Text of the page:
But the inexplicable center of this book is a 400 plus page musing on Hitler.  I’ll mention that more later, but I found the whole section absolutely fascinating because he dared to actually read Mein Kampf and to talk about it at length.  I’m sure this is because he named his series the same name in Norwegian.  He tangentially compares Hitler to himself as well–but only in the way that a failed person could do unspeakable things.

But in this essay, he humanizes Hitler without making him any less of an evil man.  His whole point is that in order to fully appreciate/understand Hitler’s evil, you have to realize that he was once an ordinary person.  A teenager who had dreams about becoming an artist, a boy who was afraid of sex and germs.  If you try to make him the inherent embodiment of evil, it’s easy to lose sight of the fact that he was a child, a teen, a young man who was not always evil.

Why Karl Ove does this is a bit of a mystery especially contextually, but it was still a fascinating read especially when you see how many things gibe with trump and how he acts and behaves–especially his use of propaganda.  It’s easy to see how people could be swayed by evil ideas (and this was written before trump was even a candidate). (more…)

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SOUNDTRACK:  DAN MANGAN + BLACKSMITH-Live at Massey Hall (February 28, 2015).

I know Dan Mangan from a Tiny Desk Concert.  I also had an opportunity to see him opening for Stars a month or so ago, but I couldn’t make the show.  I was bummed about that and am even more so after seeing how great Mangan is live with a full band.

He says his family flew in from Vancouver because Massey is like Canada’s Carnegie Hall.  Or should I say, Carnegie Hall is like America’s Massey Hall.

Then his bandmate says: Charlie Parker played here.  That’s ridiculous!
Neil Young played here.  That’s ridiculous!
We’re gonna play here.  That’s ridiculous!

Wilco played here; Arcade Fire; Joni Mitchell; Peabo Bryson (you know what I’m getting at–Peebs!); James Taylor; Dizzy Gillespie.

Massey Hall is from the days before there were mega rock concerts–when things sounded better.  The soul of that has been lost.  Music was made about the art and the music and not about being in the same room as someone famous.  There’s something about that soul of rock n roll has been lost.

“Mouthpiece” is a dark acoustic but fast, shuffling song.  It builds rather quickly to a noisy rock–which Mangan specialized at with some great drumming from Kenton Loewen.

“Vessel” opens with some screeching feedback and cool staccato piano riff.  Mangan’s deep voice works perfectly with this spare musical landscape.  The backing singer singing “it takes a village to raise a fool” works perfectly as the keys and trumpet build behind them.  I love how every few lines some other new piece of music is added, like the wailing guitar solo that runs through to the end.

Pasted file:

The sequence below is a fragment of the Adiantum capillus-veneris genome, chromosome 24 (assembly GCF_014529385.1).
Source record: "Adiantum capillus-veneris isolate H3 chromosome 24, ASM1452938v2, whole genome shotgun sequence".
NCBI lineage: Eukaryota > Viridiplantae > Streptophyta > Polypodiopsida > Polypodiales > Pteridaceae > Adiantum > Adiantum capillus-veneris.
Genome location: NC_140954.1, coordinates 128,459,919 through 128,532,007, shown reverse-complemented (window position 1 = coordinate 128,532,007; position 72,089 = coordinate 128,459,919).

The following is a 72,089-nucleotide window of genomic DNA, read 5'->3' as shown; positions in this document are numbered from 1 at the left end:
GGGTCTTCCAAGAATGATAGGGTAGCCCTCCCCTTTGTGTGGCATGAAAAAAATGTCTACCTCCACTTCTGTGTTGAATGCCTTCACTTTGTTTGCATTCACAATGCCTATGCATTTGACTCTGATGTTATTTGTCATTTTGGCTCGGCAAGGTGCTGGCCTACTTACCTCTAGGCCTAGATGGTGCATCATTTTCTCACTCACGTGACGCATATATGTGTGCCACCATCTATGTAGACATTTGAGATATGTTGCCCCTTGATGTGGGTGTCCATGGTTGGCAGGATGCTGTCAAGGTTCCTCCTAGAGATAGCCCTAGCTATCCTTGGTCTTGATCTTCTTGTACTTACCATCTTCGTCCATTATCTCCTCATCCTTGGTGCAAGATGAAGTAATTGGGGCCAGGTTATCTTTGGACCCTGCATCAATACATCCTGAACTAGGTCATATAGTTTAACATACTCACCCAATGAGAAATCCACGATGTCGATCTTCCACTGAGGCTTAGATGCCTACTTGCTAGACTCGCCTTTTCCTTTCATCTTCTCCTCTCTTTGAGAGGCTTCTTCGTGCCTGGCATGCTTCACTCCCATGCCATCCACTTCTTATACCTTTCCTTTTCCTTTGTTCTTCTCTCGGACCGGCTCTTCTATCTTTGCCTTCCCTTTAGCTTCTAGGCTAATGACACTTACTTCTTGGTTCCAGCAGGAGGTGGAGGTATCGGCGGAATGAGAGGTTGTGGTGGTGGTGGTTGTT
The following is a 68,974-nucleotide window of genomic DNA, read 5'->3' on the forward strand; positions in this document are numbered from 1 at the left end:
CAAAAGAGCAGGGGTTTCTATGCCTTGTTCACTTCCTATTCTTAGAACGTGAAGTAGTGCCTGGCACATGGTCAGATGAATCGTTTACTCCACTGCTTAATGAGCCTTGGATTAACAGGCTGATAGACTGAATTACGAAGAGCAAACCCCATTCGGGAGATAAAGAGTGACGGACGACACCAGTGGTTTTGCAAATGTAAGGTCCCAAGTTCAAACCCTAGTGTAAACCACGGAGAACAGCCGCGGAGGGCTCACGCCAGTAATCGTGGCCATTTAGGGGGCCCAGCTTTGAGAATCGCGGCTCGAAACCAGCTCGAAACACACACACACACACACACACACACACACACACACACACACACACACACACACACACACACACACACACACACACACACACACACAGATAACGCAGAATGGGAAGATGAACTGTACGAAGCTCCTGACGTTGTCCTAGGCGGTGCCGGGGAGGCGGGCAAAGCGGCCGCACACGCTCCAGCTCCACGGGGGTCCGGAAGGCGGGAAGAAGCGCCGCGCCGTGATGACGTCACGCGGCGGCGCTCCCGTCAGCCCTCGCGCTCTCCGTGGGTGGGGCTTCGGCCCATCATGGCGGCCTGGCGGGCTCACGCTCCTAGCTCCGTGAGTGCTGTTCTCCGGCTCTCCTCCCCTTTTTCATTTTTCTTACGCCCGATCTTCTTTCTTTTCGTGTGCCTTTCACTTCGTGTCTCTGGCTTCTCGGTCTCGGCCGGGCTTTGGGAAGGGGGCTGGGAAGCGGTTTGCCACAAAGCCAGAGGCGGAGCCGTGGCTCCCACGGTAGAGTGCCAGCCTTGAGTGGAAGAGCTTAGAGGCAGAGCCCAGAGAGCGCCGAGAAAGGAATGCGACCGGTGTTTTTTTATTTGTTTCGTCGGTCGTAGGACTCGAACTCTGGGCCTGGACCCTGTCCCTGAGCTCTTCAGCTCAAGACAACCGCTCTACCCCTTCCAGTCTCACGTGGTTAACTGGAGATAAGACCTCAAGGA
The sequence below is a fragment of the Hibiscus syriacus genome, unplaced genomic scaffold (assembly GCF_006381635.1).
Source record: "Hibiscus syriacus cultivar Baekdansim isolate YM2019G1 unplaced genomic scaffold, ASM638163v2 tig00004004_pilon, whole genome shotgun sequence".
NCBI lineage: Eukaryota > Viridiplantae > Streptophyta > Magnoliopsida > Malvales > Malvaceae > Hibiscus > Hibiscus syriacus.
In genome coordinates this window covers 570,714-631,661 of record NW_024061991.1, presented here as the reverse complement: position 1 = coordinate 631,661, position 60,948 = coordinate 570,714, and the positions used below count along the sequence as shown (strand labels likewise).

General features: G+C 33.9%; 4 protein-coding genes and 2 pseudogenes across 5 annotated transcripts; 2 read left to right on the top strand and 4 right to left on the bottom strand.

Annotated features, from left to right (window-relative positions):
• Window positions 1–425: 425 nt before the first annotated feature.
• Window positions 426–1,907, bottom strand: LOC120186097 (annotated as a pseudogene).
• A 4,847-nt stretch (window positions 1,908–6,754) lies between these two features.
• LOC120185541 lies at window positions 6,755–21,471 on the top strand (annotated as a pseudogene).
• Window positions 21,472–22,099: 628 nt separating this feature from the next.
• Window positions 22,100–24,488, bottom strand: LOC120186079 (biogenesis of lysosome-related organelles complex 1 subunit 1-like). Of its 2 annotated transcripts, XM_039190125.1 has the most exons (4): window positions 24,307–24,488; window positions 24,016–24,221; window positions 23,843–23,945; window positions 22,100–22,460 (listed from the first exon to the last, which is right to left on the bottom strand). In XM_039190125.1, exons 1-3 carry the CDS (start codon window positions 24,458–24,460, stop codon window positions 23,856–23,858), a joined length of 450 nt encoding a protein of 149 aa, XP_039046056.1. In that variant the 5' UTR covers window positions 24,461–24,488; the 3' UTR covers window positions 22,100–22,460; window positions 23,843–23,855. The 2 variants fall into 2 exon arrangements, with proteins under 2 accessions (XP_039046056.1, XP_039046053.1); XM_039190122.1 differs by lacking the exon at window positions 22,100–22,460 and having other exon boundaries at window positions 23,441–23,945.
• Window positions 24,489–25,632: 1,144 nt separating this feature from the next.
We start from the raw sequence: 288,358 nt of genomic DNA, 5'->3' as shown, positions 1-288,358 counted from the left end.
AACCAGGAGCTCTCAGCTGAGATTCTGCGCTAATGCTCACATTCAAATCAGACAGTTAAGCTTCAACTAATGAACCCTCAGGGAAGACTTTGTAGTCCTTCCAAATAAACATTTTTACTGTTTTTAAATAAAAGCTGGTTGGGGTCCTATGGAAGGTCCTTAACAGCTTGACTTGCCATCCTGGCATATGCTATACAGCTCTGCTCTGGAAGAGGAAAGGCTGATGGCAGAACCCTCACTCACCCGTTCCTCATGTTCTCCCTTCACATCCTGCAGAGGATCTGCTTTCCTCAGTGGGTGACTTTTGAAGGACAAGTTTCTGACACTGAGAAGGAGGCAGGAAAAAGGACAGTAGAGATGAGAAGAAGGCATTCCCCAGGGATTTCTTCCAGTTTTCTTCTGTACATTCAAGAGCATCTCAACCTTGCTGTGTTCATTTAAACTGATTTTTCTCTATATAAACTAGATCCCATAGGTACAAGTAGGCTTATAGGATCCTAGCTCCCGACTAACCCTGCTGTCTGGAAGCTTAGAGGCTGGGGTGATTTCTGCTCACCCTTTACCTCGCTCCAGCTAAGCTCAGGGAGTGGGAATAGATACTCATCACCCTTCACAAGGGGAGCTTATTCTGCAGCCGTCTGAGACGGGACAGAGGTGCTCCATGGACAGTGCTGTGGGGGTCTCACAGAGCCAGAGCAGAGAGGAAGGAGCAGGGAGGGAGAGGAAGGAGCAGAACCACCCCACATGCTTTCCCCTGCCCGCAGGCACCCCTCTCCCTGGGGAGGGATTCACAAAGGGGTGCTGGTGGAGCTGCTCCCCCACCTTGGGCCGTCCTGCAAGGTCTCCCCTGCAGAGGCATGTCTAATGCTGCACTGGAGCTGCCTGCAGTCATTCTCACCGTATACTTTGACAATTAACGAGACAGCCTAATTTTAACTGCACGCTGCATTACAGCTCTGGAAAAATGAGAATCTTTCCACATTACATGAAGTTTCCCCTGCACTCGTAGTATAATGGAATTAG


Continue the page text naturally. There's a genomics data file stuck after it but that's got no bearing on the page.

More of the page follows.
“Rows of Houses” has a great building backing vocal section.  I love the quiet intensity of this song before it ratchets up to a loud stomper.  There’s s long noisy jam with trumpet (JP Carter) and keys (Tyson Naylor) blaring and a wild raucous bass (John Walsh) and a crazed guitar solo which ends with Gordon Grdina hammering the back of the guitar neck creating a wall of feedback and distribution

“New Skies” opens slow, but after a verse the band kicks in and it, too, rocks.

He says he needs everyone to sing the “oooohs” and he’s pleased with everyone’s response.  He sings some verses and then band starts singing the ooohs and he says “I forgot to tell you that’s where you come in.”

As the song moves along, there’s mostly a keyboard solo but then Grdina comes in with a pretty wild, sloppy but emotive solo.  Then Dan takes the mic and gets the crowd to sing along.  He exhorts: “When people stand they tend to breathe and sing little louder.

It works and it’s a great set ender.

He (and they) puts on a great show.

[READ: February 5, 2018] “The Burglary at Stormfield”

This excerpt is from a previously unpublished section of his autobiography.  When he died in 1910, he requested that his autobiography not be published for 100 years.

This excerpt is about his house outside of New York City.  He says he named it Innocence at Home but his daughter, Clara, called it Stormfield–“it is high and lonely and exposed to all the winds that blow.”  He concedes hers is a better name.

He got the money to build the house “out of a small manuscript which had lain in my pigeonholes forty-ones years, and which I sold to Harper’s Magazine.  The article was entitled Captain Stormfield’s Visit to Heaven.”

The focus of this essay though is burglaries.  He says that Stormfield has been broken into many times and he is surprised that the New York architect should have overlooked adding a burglar alarm to the building.  New York City is only an hour and a half away…”it contains millions of people, and most of them are burglars.” (more…)

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[ATTENDED: April 18, 2018] Jeff Tweedy